Choosing your faction has a very big impact on the gameplay. Not only does every faction have a different set of units and lords, each one also uses a unique gameplay mechanic that differentiates it further from it’s rivals.
So, let’s get to know them better before you’ll decide which one will fit your playstyle!
Choosing your Race in Total War: Warhammer 3
The game has seven main races available to all players and an additional one (the ogre kingdom) available as DLC. Five of those races are the Daemon Chaos nations.
They are seen as a threat by others, making them unfit for a more diplomatic gamestyle. The two human factions – Kislev and Cathay – splinter into smaller sub-factions, led by different lords. The lords mostly provide passive boons for your settlements and units.
But, let’s look at each of the factions one by one and find out which is the best race in Total War: Warhammer 3.
Legions of Chaos
Legion of Chaos is the most versatile faction, allowing you to make armies using the units from the other four Chaos factions (Khorne, Nurgle, Tzeentch, and Slaanesh). Their leader is the most customizable one in the game, allowing you to swap both his equipment and his body parts to fit your needs.
Khorne are a bit less varied – in fact, they focus solely on close-range combat, having no missile units, few ranged units and no spellcasters. Their unique resource are skulls, which can be pilled on the Skull Throne to buff all of their units.
Nurgle units offer a lot of HP and armor and there’s a good reason for that. They mostly focus on spreading poison and illnesses via spells you’ll unlock as your troops will sustain damage. But, they have one fatal weakness – their army is very slow, meaning you might have trouble maneuvering it in more complex battles.
Slaanesh, on the other hand, exchange health and armor for high speed. To use this faction well, you’ll need to master flanking your opponents and charging them from behind. Colliding with other armies head-on will likely result in defeat.
Kislev’s unique mechanic, supporters, and devotion, force you to play the game a lot more diplomatically. Whether you play as the Ice Court or the Great Orthodoxy, you’ll want to establish trade routes and gather supporters to integrate the other side into your faction.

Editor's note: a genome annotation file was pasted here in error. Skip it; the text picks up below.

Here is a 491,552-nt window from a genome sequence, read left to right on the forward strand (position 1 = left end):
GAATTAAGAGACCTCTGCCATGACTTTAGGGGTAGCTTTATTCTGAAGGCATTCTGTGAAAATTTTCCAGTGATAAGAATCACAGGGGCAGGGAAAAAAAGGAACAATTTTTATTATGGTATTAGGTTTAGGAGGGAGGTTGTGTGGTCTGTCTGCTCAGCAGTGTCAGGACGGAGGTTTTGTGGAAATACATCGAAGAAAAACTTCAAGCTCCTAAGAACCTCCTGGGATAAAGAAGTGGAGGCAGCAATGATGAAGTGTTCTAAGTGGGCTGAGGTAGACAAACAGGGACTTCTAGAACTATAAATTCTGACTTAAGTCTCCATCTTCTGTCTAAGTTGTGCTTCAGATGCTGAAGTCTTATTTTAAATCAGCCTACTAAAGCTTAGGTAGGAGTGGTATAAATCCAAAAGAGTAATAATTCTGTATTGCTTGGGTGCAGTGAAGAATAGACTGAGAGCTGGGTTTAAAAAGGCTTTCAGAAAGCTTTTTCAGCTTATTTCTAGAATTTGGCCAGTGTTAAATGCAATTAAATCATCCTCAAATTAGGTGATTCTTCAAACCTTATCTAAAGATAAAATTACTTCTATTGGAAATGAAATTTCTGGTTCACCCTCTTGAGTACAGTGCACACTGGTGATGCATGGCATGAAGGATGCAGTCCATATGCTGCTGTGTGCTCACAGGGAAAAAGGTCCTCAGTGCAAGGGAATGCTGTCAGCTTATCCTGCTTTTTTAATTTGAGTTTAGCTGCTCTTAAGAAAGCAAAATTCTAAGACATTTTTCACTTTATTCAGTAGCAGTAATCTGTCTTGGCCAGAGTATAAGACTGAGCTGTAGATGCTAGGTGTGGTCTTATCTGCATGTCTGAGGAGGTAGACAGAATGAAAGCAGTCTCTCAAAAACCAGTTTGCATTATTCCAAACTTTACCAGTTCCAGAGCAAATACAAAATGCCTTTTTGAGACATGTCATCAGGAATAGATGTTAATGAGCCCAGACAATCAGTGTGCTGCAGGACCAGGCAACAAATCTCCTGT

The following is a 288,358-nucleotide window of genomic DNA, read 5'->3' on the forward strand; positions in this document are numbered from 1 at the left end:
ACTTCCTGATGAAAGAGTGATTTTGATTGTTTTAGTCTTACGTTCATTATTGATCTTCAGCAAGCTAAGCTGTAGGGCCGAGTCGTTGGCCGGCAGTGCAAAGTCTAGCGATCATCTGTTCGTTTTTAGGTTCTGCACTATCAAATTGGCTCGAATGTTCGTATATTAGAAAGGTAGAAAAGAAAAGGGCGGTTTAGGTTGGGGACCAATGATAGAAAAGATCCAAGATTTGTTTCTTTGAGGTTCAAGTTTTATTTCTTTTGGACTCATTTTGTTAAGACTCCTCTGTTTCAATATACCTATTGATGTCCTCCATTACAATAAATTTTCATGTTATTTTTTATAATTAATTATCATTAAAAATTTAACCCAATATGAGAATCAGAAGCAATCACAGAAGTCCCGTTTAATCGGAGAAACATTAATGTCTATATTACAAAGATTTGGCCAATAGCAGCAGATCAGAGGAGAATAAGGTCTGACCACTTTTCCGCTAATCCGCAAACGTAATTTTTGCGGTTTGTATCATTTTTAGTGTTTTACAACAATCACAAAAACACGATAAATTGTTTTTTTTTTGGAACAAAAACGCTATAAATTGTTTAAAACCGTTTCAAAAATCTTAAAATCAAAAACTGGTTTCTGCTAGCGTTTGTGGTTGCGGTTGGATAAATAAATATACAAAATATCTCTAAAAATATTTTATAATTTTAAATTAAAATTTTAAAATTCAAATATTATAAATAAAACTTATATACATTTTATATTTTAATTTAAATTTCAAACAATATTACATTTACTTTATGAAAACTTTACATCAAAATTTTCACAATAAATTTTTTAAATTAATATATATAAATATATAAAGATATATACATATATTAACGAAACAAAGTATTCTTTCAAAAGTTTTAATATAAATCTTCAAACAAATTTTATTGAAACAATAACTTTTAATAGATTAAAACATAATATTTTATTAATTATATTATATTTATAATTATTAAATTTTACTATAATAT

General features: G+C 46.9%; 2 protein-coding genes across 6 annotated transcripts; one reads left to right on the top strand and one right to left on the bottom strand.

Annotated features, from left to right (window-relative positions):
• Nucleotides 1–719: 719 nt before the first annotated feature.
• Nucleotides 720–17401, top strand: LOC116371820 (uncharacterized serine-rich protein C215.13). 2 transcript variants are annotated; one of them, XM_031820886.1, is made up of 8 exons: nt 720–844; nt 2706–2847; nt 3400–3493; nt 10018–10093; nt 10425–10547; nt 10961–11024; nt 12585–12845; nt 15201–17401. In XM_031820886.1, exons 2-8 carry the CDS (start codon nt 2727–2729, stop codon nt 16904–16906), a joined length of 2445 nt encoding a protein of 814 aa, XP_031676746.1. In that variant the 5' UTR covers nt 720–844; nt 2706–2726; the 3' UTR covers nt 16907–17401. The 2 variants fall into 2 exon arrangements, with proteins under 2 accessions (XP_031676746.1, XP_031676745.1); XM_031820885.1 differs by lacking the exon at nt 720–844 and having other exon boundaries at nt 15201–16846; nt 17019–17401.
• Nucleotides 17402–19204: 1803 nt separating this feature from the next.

When it comes to units, Kislev’s soldiers are rather average at everything, with no major weaknesses making the faction a good pick if you don’t want to focus on a particular strategy for battles.
Tzeentch’s are the main spellcasters of the game and they are possibly the faction that requires the most focus out of the player. They have some powerful flying and ranged units, but their infantry is noticeably weaker than other factions.
To compensate, each unit is given a protective barrier that allows them to take a few extra hits. This faction’s strength lies in their powerful spells – those can do some nifty damage or provide buffs for your army.
Cathay is one of the hardest factions to master, due to their rather specific Yin and Yang mechanics. What it means is that every building, unit, and research tree is designated by a Yin or Yang symbol.
Your goal is to always have an equal (or as close to equal) amount of each, to keep the harmony in check. The bigger the gap between Yin and Yang is, the more negative consequences your empire will suffer.
This also translates to battle – Cathay units work better when they’re close to their Yin or Yang counterpart.
The Ogre Kingdom
Ogre’s economy runs on food and that’s both their greatest strength and weakness. As long as you have enough meat, you can overfeed your soldiers to make them more powerful, but once you’ll run out of the treats, the ogres will start eating each other.
Their only other weakness is their weak infantry.
ALSO READ: Total War: Warhammer 3: Weapons Guide